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The Week as the Primary Time Cycle:
While Ibn ‘Arabî considers the Week (of Creation) to be the primary time cycle, only the week among these four cycles does not seem to have any apparent astronomical significance. We can only say that the week is one quarter of the divine lunar month (28 = 4´7). From the observed astronomical point of view, the day should be the primary time cycle, because it is the smallest standard period of time as far as the solar system and the earth are concerned, and all other three cycles (as defined by Ibn ‘Arabî) are integer multiples of the day, while the year is not an integer multiple of the week. However, we shall see that Ibn ‘Arabî does not consider the day to be the primary cycle because the Days of the divine Week are not similar to each other, as they might appear to us. Since each Day of the Week is based on one of the seven fundamental divine Attributes of Allah, so these Days are not identical because those seven divine Attributes are not identical. Therefore the Week, rather than the day, is the primary cycle of divine time, and each day of the seven Days of that Week is ruled by one of the seven fundamental divine Attributes.
However, in keeping with Ibn ‘Arabî's essential understanding of the 'ever-new creation', this does not mean that any particular day of this week is identical to that of another week. They are only 'similar' to each other because they are originated from the same divine Attribute. Ibn ‘Arabî says:
Nothing is actually repeated, because of divine vastness (ittisâ‘); so (everything) is in ever-new, not renewed, existence. Thus if we call the new (thing) 'renewed', that is because it is extremely similar (but not identical) to its counterpart, so that they can not be distinguished from each other. …and the daytime and night are called 'the two-new' (al-jadîdân), and not 'the two-renewed' (al-mutajaddidân), because Saturday is not Sunday and it is not Saturday from the other week, or from another month or from another year.
This is clearly evident in modern astronomy, because whatever periodical motions we see locally in our solar system are actually part of a more global motion that, in the end, never repeats itself in the same way, because everything is moving (see sections I.1 and I.4). In fact, Ibn ‘Arabî always stresses that there can not be any two identical forms in the world, and that this is because: 'Allah never manifests in the same form twice, nor in the same form to any two persons' [III.127.33].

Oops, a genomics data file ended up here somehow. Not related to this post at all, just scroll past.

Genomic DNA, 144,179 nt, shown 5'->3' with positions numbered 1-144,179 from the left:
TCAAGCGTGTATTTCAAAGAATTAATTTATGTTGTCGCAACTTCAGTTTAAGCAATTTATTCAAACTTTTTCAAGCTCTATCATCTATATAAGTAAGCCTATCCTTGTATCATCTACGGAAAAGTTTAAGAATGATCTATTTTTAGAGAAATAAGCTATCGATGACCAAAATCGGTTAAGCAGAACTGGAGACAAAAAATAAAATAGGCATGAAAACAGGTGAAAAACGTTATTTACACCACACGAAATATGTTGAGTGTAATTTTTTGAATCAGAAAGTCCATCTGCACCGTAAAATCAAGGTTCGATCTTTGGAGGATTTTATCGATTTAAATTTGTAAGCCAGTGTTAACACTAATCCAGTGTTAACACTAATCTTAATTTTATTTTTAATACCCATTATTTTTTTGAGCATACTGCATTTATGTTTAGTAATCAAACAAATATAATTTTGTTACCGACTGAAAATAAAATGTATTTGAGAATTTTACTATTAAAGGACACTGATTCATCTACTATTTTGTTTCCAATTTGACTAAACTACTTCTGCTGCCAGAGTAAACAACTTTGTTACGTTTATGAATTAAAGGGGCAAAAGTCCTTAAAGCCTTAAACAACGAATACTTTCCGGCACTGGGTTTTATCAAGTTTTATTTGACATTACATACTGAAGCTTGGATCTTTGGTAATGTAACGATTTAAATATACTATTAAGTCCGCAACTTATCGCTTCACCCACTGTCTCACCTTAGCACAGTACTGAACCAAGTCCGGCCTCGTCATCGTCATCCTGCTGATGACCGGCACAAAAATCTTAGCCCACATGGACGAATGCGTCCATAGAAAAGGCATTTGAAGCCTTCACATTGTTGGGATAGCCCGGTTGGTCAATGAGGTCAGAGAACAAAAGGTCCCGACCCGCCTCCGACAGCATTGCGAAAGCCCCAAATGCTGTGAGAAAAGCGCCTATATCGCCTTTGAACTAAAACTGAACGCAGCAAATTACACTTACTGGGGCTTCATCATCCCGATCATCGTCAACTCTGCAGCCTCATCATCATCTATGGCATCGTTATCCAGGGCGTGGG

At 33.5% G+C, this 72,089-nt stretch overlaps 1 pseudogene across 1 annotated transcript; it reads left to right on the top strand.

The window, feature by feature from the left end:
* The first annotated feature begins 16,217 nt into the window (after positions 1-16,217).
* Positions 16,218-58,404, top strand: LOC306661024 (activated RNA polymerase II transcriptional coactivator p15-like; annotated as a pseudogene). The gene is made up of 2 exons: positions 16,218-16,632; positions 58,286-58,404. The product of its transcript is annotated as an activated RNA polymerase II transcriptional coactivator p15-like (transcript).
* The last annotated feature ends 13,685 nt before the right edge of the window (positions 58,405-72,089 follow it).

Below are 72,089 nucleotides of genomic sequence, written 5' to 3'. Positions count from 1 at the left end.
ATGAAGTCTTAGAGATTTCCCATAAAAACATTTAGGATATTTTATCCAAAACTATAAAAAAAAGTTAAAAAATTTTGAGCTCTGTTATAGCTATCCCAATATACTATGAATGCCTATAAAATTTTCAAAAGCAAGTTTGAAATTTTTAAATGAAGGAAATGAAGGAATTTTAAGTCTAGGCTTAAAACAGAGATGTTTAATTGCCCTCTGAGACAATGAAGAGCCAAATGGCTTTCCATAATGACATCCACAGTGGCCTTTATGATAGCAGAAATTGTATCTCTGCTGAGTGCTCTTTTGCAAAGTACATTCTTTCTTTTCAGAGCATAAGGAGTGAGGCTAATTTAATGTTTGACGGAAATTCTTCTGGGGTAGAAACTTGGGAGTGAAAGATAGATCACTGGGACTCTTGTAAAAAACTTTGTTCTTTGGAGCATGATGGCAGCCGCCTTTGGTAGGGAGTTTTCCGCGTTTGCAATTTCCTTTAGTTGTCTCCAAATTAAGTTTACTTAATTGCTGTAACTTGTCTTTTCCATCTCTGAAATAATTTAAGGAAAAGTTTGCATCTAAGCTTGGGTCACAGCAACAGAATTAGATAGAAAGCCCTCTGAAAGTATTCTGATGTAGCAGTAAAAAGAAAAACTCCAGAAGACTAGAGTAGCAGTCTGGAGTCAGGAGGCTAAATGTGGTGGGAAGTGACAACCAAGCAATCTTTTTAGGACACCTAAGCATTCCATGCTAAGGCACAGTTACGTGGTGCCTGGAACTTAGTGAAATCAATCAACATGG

Therefore Ibn ‘Arabî maintains that 'although there are many days, the real order of events reduces them into seven days' [Ayyâm Al-Sha’n: 6], which are the seven days of the week; and then these days iterate in months and years. And as we showed, this is due to the fact that '(the main) divine Attributes are seven, not more, which made the Age not more than seven (distinctive) Days' [II.437.30].
However, the observed, earthly week and its days that we witness and live through does not seem to be distinctive in any natural way; as noted earlier, it appears to be purely conventional. The reason for that is the 'intertwining' between the underlying divine seven 'Days' of creation and the days that we live. This intertwining of the two kinds of days is a complicated concept that Ibn ‘Arabî explained partially in his short book Ayyâm Al-Sha’n, and in a few passages in the Futûhât. We shall devote Chapter IV to explaining the real flow of time as viewed by Ibn ‘Arabî, by defining three different types of days: the normal days, and the 'taken-out' days and the 'intertwined' days.